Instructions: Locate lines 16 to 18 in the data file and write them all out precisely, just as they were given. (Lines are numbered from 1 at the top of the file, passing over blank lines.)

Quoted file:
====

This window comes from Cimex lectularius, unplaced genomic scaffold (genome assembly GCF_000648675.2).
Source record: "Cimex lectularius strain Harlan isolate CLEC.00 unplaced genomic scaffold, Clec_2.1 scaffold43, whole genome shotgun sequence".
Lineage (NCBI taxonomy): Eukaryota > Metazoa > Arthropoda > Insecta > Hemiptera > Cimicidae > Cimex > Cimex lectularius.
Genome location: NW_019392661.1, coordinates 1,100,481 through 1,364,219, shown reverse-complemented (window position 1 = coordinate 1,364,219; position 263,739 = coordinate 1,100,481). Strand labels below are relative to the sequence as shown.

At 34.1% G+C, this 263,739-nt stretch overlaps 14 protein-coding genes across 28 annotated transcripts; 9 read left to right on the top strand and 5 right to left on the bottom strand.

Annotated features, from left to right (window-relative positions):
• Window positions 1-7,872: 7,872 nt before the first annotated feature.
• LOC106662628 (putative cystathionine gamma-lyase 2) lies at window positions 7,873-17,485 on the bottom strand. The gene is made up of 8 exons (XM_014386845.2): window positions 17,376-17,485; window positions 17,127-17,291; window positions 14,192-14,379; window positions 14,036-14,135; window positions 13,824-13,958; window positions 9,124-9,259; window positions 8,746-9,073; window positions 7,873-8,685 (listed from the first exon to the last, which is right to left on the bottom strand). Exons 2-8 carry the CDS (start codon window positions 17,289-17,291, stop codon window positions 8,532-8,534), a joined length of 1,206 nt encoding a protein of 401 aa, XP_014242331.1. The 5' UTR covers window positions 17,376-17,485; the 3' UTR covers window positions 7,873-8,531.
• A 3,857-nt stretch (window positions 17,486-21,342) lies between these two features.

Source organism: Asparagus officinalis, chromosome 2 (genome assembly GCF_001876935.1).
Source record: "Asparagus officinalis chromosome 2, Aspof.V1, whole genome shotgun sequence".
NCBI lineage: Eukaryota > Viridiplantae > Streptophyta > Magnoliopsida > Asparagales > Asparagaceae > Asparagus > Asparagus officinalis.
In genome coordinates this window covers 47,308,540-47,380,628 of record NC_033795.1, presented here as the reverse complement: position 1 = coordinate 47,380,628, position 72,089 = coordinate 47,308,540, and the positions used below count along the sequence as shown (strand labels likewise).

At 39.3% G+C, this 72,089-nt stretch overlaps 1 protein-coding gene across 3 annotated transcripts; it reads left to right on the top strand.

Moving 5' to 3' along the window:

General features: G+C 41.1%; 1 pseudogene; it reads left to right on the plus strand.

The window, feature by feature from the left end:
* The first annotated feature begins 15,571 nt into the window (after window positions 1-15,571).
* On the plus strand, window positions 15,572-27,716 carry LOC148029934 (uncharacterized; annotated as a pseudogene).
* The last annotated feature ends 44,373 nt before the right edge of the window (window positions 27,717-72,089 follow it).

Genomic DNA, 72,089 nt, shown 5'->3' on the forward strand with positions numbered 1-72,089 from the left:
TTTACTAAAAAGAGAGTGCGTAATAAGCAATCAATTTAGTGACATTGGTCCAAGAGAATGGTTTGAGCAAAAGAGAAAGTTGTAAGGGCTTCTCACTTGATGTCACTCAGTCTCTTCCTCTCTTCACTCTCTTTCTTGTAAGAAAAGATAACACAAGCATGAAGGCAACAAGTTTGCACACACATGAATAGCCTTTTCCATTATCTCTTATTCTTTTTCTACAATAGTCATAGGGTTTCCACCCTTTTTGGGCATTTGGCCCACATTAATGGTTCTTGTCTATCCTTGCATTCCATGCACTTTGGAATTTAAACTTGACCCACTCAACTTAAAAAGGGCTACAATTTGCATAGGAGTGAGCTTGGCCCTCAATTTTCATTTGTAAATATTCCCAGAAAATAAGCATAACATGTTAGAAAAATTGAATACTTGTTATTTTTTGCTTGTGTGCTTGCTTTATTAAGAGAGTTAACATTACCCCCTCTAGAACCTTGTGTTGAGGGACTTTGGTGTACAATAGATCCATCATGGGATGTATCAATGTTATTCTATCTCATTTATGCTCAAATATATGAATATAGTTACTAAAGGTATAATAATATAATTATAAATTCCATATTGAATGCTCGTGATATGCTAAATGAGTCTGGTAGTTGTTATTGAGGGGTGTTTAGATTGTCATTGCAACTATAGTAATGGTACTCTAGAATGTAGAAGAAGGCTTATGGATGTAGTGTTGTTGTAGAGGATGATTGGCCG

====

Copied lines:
General features: G+C 41.1%; 1 pseudogene; it reads left to right on the plus strand.

The window, feature by feature from the left end:
* The first annotated feature begins 15,571 nt into the window (after window positions 1-15,571).